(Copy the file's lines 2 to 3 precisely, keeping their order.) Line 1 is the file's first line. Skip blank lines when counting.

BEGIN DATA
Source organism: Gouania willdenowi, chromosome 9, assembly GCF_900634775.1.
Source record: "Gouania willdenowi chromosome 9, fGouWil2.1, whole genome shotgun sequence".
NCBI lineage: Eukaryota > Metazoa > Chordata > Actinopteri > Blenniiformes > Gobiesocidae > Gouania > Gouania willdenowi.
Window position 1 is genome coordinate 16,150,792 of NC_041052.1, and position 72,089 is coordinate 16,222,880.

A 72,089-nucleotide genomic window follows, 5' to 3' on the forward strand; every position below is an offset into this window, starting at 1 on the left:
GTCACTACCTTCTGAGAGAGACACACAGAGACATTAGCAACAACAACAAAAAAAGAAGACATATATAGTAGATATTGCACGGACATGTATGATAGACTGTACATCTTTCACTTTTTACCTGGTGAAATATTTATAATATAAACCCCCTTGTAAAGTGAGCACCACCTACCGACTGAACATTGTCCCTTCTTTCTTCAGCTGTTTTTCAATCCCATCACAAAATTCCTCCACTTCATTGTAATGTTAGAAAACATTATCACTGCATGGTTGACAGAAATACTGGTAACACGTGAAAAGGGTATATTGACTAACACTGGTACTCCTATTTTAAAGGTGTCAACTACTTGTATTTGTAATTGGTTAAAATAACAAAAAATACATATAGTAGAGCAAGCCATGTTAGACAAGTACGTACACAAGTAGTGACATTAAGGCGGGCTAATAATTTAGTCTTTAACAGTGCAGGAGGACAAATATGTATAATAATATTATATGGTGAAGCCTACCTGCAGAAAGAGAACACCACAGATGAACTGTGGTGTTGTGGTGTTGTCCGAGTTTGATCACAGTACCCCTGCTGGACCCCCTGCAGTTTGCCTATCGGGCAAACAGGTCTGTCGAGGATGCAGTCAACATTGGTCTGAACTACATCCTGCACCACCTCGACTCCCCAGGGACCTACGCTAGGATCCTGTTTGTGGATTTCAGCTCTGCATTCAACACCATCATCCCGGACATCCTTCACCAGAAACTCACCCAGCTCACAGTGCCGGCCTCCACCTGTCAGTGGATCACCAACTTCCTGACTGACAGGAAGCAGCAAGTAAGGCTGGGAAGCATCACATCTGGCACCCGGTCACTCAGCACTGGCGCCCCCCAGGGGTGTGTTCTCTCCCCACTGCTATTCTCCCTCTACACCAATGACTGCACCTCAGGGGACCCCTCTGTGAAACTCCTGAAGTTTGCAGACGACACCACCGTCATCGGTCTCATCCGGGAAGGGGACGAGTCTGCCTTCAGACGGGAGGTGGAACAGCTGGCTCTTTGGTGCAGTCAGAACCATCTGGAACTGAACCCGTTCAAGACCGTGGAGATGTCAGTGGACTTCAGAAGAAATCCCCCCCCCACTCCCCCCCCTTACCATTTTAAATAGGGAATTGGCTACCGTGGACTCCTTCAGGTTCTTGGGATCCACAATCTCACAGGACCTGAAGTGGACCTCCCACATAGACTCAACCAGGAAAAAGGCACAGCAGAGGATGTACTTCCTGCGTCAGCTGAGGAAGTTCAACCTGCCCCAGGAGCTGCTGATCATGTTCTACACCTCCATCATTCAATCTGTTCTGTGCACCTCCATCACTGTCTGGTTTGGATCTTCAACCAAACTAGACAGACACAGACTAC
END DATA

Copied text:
Source record: "Gouania willdenowi chromosome 9, fGouWil2.1, whole genome shotgun sequence".
NCBI lineage: Eukaryota > Metazoa > Chordata > Actinopteri > Blenniiformes > Gobiesocidae > Gouania > Gouania willdenowi.